Ivars Wrote:

This can be easier expressed as Wink


That seems indeed true. Basicly it has to do with that is a (the only) fixed point of . Proof:

this can not be satisfied for as has no fixed point. So we consider the case , which is equivalent to which is by your definition .

However that fixed point is repelling , thatswhy does not converge. On the other hand the iterated value is always thrown back into the negative domain by for positve . And there it oscillates around the fixed point until it is again repelled into the positive domain. So most time it is oscillating around , thatswhy the average is just this.

I learned how to iterate something.

THANKS. I wonder what I can do next with this. I have some ideas, like:

There must exist x for which iteration will never reach infinity. Question is- which numbers are those, and which are ones that will have infinite oscillating iterations having the average . It seems these numbers will make holes in a real line if that is considered as input /output line from this iteration.

The more iterations are done, the less points will be left from starting input interval [0:1] . Guess how many points will reach infinite oscillations? (or may be how many will NOT reach).

I think that ratio of finishing points at infinity to starting is again. I have no proof yet, nor even numerical test.

I think for any interval of input x ]-infinity<xo:x1<infinity[ the share of points reaching infinite iterations will be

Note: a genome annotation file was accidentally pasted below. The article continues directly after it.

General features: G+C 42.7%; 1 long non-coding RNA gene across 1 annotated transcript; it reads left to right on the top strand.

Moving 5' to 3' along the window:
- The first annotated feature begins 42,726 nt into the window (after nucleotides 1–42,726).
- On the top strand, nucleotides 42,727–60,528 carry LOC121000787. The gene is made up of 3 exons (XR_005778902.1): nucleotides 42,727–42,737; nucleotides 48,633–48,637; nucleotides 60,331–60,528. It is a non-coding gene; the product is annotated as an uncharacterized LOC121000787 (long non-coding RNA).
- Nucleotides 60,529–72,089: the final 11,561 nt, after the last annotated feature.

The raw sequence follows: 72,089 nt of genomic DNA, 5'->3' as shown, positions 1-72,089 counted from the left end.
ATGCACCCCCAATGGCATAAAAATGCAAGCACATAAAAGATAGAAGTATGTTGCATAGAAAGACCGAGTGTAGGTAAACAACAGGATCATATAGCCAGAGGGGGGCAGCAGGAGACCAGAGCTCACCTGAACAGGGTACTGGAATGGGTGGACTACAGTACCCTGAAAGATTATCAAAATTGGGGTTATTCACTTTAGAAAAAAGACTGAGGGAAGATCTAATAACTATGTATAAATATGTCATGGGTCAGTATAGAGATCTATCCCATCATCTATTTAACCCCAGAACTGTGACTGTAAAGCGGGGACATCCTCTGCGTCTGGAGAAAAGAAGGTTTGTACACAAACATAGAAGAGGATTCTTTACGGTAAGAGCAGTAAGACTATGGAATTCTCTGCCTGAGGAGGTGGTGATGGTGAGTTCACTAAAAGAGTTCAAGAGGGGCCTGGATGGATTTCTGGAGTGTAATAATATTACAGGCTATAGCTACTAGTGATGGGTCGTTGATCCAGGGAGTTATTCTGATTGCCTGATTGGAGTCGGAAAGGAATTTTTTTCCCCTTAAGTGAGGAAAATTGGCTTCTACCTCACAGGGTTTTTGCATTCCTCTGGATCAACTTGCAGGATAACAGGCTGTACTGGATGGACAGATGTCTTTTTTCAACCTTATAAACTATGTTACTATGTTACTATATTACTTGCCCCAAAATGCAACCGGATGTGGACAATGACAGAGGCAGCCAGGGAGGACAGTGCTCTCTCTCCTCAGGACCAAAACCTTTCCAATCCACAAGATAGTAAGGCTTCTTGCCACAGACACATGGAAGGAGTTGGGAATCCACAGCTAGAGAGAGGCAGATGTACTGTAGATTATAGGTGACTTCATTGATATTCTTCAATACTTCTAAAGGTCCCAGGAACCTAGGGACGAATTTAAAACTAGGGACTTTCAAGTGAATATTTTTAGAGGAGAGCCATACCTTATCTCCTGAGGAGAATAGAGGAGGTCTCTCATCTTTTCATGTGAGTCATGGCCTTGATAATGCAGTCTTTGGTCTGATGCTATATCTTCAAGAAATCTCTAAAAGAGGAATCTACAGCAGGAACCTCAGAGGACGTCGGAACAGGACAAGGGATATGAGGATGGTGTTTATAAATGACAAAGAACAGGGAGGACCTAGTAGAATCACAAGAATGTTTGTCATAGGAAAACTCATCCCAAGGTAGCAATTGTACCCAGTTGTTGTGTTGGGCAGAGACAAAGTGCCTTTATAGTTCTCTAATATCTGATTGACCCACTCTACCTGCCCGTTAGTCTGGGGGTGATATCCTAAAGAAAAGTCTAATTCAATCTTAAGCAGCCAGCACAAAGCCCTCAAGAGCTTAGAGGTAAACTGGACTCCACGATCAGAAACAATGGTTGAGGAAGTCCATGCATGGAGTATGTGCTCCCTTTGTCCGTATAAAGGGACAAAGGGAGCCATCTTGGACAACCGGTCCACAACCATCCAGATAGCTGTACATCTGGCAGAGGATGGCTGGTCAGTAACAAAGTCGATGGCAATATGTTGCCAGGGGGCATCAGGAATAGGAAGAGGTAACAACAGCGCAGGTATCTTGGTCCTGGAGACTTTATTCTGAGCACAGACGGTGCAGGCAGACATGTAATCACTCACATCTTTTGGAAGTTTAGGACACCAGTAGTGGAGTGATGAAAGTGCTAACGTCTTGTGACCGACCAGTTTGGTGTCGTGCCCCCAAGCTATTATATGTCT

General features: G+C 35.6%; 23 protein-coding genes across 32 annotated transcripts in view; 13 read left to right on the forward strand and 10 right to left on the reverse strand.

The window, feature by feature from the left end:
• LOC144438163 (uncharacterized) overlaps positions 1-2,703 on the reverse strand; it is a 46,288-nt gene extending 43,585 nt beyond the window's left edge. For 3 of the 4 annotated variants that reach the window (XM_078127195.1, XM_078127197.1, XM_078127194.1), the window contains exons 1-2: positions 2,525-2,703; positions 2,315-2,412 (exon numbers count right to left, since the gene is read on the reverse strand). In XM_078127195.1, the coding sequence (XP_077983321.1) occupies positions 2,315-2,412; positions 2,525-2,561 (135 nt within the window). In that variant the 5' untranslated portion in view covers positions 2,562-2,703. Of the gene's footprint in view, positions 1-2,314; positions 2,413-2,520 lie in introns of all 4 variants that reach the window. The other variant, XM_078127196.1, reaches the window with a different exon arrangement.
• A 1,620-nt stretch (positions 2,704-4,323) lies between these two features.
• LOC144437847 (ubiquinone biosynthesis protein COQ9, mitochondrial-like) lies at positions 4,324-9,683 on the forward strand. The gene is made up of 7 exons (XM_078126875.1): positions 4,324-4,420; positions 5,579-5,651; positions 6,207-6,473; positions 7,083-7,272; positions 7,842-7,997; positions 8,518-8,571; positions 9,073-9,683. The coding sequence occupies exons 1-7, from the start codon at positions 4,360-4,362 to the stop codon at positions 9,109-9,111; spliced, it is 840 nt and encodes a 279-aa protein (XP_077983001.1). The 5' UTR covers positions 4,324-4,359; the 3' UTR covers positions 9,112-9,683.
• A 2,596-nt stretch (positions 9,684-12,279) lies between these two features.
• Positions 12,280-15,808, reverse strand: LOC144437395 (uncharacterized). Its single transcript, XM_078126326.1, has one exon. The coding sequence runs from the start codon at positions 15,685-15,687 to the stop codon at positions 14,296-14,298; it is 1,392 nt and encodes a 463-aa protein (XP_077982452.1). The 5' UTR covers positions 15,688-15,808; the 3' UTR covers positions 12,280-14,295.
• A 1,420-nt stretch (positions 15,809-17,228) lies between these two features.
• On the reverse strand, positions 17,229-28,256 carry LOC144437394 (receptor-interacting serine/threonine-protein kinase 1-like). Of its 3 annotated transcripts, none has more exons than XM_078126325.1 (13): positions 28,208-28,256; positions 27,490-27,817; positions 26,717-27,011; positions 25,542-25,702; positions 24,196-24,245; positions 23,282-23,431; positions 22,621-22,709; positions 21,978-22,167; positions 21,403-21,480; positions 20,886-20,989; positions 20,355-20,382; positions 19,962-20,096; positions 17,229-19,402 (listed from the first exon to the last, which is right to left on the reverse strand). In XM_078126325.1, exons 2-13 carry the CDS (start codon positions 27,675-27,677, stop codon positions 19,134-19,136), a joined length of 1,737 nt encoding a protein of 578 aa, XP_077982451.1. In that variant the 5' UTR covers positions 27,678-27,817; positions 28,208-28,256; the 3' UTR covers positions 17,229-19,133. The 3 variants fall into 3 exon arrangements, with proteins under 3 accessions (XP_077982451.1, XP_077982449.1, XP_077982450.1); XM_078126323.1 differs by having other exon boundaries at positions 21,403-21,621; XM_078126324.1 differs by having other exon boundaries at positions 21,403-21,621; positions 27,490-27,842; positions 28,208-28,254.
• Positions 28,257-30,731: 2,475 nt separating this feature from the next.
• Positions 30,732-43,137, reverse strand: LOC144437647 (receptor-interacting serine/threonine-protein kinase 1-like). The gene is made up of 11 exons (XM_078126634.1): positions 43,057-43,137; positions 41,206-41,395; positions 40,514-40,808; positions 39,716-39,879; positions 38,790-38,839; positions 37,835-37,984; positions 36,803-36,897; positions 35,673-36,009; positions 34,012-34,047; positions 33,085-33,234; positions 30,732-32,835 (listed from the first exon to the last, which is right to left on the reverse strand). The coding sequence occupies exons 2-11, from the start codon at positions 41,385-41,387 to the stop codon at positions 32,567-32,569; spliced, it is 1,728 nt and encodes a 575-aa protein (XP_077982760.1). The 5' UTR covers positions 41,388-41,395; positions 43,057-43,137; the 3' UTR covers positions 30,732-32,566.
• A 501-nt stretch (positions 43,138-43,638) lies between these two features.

And most likely I am wrong as such function ln(mod(ln(x)) can be constructed for any base,and each will have points with infinite oscillations, and points that will terminate to 1 and 0 after finite number of iterations, so if my conjecture is true, all other bases vs . e will have only points left on unit interval of real axis that can be infinitely iterated.

e.g for base 4 similar fixed point is 1/2. f(f(f(............1/2) = 1/2; points that will attract to this fixed point are 2, -2, -1/2, etc..

Just to note down an idea for further investigation, for this average of log(log(mod(x)), may be for b>1, fixpoint= ssroot(b) ;
for b <1 b = (1/fixpoint)^(1/fixpoint) but fixpoint = - 1/ssroot(b) = -h(b).

Ivars Wrote:

As Henryk noted, this can be easier expressed as Wink

I wonder what the continuous iteration including negative of this function would mean?

for real t ?

Would it mean that Integral over t from

Integral dt ?

Integral dt ?

I obtained the distributions around of integer positive iterations of these functions using module each time argument gets negative.

The distributions are symmetric against ordinate axis, point x=0, but they overlap. I am not sure of the type of the distributions, nor how does standard accuracy of Excel influence them- obviously, the values float away from where they should be, but, since we obtain correctly the mean values may be the distribution principially is the same regardless of accuracy given enough iterations are made. They seemed to be log normal but they are not. Weibull is too difficult for me to compare to data set.

Anyway, here are histograms- probability density functions and data parameters from excel:


Mean -0,569047639
Standard Error 0,012051586
Median -0,372148702
Mode #N/A
Standard Deviation 1,206784434
Sample Variance 1,456562737
Kurtosis 2,838543218
Skewness -1,189194674
Range 11,75801951
Minimum -9,512327352
Maximum 2,245692157



Mean 0,568939972
Standard Error 0,011986562
Median 0,372020783
Mode #N/A